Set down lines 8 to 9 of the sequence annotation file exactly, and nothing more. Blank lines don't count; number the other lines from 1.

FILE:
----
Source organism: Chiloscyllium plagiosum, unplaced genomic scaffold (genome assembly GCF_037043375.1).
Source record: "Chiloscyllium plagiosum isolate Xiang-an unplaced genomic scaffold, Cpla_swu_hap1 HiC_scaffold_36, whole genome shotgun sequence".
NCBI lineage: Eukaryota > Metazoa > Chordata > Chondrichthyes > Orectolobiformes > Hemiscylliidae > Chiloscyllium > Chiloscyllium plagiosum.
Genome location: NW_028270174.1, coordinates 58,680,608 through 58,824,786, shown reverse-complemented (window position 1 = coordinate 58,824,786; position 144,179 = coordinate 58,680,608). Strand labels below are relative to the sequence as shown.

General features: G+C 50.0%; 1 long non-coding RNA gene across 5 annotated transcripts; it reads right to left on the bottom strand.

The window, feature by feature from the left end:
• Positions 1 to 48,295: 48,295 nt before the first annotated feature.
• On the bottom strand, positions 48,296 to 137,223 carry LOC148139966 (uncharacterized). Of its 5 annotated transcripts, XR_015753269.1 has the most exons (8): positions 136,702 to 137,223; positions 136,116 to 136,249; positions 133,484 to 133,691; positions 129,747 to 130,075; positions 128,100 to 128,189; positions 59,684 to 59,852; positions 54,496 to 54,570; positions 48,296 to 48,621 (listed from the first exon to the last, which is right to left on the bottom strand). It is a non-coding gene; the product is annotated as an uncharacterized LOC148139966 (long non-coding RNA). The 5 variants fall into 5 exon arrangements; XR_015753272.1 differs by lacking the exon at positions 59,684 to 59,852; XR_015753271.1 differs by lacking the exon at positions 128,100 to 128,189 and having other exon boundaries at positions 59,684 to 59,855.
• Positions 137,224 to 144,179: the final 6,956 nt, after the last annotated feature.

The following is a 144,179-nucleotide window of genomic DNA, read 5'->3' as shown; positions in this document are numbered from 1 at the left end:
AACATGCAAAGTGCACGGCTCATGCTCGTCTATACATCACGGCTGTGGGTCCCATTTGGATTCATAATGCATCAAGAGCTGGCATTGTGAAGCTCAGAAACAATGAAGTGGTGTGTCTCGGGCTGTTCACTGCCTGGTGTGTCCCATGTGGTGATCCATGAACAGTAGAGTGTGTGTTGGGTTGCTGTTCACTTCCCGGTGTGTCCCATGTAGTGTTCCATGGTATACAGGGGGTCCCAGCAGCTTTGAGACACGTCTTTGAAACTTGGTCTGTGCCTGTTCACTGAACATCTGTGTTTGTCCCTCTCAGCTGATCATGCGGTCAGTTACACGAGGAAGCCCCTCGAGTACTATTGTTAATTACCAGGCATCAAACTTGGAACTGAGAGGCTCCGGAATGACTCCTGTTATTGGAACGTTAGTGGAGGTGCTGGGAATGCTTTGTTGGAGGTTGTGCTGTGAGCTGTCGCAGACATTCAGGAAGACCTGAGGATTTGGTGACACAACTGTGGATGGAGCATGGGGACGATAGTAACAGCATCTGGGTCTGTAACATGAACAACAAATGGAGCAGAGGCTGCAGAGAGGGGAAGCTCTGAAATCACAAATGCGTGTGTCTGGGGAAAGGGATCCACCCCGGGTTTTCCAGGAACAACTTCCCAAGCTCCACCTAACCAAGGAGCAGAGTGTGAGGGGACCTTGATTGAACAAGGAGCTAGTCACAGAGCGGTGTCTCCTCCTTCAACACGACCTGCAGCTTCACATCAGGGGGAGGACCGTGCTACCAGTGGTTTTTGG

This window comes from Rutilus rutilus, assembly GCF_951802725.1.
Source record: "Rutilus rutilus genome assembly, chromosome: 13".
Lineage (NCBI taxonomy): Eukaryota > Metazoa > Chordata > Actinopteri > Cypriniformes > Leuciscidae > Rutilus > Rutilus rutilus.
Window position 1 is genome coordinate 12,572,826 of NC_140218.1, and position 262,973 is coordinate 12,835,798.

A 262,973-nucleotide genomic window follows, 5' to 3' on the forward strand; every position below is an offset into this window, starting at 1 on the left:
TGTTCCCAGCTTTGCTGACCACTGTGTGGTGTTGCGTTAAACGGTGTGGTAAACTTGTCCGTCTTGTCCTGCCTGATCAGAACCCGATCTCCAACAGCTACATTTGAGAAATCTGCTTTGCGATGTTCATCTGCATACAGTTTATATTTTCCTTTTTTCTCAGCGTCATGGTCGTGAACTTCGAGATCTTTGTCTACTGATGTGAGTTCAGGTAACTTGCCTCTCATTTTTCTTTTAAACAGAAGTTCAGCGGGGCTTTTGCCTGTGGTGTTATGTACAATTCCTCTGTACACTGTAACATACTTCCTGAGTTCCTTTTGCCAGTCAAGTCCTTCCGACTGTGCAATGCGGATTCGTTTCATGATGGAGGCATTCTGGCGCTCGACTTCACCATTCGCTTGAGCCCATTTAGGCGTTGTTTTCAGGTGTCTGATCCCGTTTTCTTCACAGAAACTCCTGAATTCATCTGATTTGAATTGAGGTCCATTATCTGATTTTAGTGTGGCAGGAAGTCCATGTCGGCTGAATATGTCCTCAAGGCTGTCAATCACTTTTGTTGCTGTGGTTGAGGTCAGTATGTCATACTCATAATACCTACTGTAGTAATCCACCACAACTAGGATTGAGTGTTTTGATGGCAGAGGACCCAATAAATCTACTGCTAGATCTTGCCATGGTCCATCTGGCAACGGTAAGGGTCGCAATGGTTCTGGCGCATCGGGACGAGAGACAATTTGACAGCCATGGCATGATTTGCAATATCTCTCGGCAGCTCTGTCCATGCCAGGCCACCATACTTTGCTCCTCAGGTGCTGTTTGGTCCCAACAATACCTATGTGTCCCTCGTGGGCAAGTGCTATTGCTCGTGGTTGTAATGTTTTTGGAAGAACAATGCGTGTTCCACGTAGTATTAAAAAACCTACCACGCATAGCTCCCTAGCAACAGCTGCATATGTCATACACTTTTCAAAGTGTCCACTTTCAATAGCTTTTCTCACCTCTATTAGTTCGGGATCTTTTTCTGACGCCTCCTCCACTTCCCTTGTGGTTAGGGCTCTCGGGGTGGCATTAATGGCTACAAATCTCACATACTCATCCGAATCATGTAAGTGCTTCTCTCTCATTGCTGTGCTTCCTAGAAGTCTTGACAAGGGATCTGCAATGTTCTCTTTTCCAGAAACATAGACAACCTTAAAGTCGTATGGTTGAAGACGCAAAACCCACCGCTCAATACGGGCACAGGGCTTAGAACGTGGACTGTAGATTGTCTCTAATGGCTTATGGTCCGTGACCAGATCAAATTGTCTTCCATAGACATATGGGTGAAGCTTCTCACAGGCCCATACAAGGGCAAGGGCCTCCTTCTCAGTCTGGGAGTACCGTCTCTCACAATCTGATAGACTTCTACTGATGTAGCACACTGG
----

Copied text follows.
• On the bottom strand, positions 48,296 to 137,223 carry LOC148139966 (uncharacterized). Of its 5 annotated transcripts, XR_015753269.1 has the most exons (8): positions 136,702 to 137,223; positions 136,116 to 136,249; positions 133,484 to 133,691; positions 129,747 to 130,075; positions 128,100 to 128,189; positions 59,684 to 59,852; positions 54,496 to 54,570; positions 48,296 to 48,621 (listed from the first exon to the last, which is right to left on the bottom strand). It is a non-coding gene; the product is annotated as an uncharacterized LOC148139966 (long non-coding RNA). The 5 variants fall into 5 exon arrangements; XR_015753272.1 differs by lacking the exon at positions 59,684 to 59,852; XR_015753271.1 differs by lacking the exon at positions 128,100 to 128,189 and having other exon boundaries at positions 59,684 to 59,855.
• Positions 137,224 to 144,179: the final 6,956 nt, after the last annotated feature.